Siding with Mathgrrl on a point,and offering an alternative to CSI v2.0

[cross posted from UD Siding with Mathgrrl on a point, and offering an alternative to CSI v2.0, special thanks to Dr. Liddle for her generous invitation to cross post]

There are two versions of the metric for Bill Dembski’s CSI. One version can be traced to his book No Free Lunch published in 2002. Let us call that “CSI v1.0”.

Then in 2005 Bill published Specification the Pattern that Signifies Intelligence where he includes the identifier “v1.22”, but perhaps it would be better to call the concepts in that paper CSI v2.0 since, like windows 8, it has some radical differences from its predecessor and will come up with different results. Some end users of the concept of CSI prefer CSI v1.0 over v2.0.
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The Laws of Thought


They are perfectly valid rules of reasoning, of course.  Wikipedia cites Aristotle: :

  • The law of identity: “that every thing is the same with itself and different from another”: A is A and not ~A.
  • The Law of Non-contradiction: that “one cannot say of something that it is and that it is not in the same respect and at the same time”
  • Law of Excluded Middle: “But on the other hand there cannot be an intermediate between contradictories, but of one subject we must either affirm or deny any one predicate.”

And of course they work just fine for binary, true-or-false, statements, which is why Boolean logic is so powerful.

But I suggest they are not Laws of Thought.

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Specification for Dummies

I’m lookin’ at you, IDers 😉

Dembski’s paper: Specification: The Pattern That Specifies Complexity gives a clear definition of CSI.

The complexity of pattern (any pattern) is defined in terms of Shannon Complexity.  This is pretty easy to calculate, as it is merely the probability of getting this particular pattern if you were to randomly draw each piece of the pattern from a jumbled bag of pieces, where the bag contains pieces in the same proportion as your pattern, and stick them together any old where.  Let’s say all our patterns are 2×2 arrangements of black or white pixels. Clearly if the pattern consists of just four black or white pixels, two black and two white* , there are only 16 patterns we can make:

Patterns1And we can calculate this by saying: for each pixel we have 2 choices, black or white, so the total number of possible patterns is 2*2*2*2, i.e 24  i.e. 16. That means that if we just made patterns at random we’d have a 1/16 chance of getting any one particular pattern, which in decimals is .0625, or 6.25%.  We could also be fancy and express that as the negative log 2 of .625, which would be 4 bits.  But it all means the same thing.  The neat thing about logs is that you can add them, and get the answer you would have got if you’d multipled the unlogged numbers.  And as the negative log of .5 is 1, each pixel, for which we have a 50% chance of being black or white, is worth “1 bit”, and four pixels will be worth 4 bits.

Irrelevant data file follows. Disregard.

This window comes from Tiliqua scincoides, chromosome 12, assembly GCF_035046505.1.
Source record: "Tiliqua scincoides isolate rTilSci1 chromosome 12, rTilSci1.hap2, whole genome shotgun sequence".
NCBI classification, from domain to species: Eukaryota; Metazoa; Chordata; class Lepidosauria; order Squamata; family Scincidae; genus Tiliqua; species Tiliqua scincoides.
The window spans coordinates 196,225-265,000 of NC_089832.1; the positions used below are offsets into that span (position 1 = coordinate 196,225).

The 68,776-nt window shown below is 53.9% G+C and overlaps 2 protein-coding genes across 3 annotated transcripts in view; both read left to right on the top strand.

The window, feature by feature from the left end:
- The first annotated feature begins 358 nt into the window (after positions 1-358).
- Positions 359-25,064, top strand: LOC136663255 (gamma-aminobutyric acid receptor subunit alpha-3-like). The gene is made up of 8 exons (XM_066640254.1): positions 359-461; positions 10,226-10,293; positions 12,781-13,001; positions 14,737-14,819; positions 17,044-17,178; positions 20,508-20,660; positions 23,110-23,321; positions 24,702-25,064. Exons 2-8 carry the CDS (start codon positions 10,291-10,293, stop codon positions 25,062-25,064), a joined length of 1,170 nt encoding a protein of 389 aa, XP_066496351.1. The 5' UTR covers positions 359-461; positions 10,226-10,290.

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Searching for a search

Dembski seems to be back online again, with a couple of articles at ENV, one in response to a challenge by Joe Felsenstein for which we have a separate thread, and one billed as a “For Dummies” summary of his latest thinking, which I attempted to precis here. He is anxious to ensure that any critic of his theory is up to date with it, suggesting that he considers that his newest thinking is not rebutted by counter-arguments to his older work. He cites two papers (here and here) he has had published, co-authored with Robert Marks, and summarises the new approach thus:

So, what is the difference between the earlier work on conservation of information and the later? The earlier work on conservation of information focused on particular events that matched particular patterns (specifications) and that could be assigned probabilities below certain cutoffs. Conservation of information in this sense was logically equivalent to the design detection apparatus that I had first laid out in my book The Design Inference (Cambridge, 1998).

In the newer approach to conservation of information, the focus is not on drawing design inferences but on understanding search in general and how information facilitates successful search. The focus is therefore not so much on individual probabilities as on probability distributions and how they change as searches incorporate information. My universal probability bound of 1 in 10^150 (a perennial sticking point for Shallit and Felsenstein) therefore becomes irrelevant in the new form of conservation of information whereas in the earlier it was essential because there a certain probability threshold had to be attained before conservation of information could be said to apply. The new form is more powerful and conceptually elegant. Rather than lead to a design inference, it shows that accounting for the information required for successful search leads to a regress that only intensifies as one backtracks. It therefore suggests an ultimate source of information, which it can reasonably be argued is a designer. I explain all this in a nontechnical way in an article I posted at ENV a few months back titled “Conservation of Information Made Simple” (go here).